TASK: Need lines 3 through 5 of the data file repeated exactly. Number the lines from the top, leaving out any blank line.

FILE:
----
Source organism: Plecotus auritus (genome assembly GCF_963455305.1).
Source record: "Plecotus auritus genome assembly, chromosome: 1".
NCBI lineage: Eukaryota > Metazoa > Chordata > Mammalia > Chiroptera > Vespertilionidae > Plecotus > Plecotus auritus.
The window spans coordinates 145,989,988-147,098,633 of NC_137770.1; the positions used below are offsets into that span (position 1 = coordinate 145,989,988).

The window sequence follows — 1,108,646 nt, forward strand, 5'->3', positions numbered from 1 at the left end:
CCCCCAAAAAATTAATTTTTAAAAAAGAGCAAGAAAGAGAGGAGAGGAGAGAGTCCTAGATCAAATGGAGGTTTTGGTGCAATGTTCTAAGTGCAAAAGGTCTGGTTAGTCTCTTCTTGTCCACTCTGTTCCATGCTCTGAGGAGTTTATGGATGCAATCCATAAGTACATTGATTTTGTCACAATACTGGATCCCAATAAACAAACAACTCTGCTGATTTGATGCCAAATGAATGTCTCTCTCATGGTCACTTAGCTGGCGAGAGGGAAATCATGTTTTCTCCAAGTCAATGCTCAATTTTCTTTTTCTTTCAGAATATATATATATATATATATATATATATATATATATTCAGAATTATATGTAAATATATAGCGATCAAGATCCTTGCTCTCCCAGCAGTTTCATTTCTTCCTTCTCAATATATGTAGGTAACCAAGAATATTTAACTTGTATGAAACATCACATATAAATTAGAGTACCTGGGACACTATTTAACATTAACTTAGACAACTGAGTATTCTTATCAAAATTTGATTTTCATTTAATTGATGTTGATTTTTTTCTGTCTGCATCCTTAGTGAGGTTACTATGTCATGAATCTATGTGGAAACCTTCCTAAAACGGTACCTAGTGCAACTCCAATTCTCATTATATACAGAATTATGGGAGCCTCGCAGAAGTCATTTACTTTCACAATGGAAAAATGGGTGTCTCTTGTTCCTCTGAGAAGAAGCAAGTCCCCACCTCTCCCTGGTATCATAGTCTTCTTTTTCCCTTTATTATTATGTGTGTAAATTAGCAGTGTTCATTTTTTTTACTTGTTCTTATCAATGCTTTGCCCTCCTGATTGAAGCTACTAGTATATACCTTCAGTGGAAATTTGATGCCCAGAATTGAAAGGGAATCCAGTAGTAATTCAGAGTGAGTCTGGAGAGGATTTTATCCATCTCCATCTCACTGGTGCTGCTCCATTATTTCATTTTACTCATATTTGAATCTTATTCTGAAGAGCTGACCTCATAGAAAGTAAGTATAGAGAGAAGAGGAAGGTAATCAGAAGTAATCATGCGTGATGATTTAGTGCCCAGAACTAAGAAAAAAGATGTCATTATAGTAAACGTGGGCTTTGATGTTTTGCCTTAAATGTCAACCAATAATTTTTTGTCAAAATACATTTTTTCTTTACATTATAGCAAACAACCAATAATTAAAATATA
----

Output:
NCBI lineage: Eukaryota > Metazoa > Chordata > Mammalia > Chiroptera > Vespertilionidae > Plecotus > Plecotus auritus.
The window spans coordinates 145,989,988-147,098,633 of NC_137770.1; the positions used below are offsets into that span (position 1 = coordinate 145,989,988).

The window sequence follows — 1,108,646 nt, forward strand, 5'->3', positions numbered from 1 at the left end: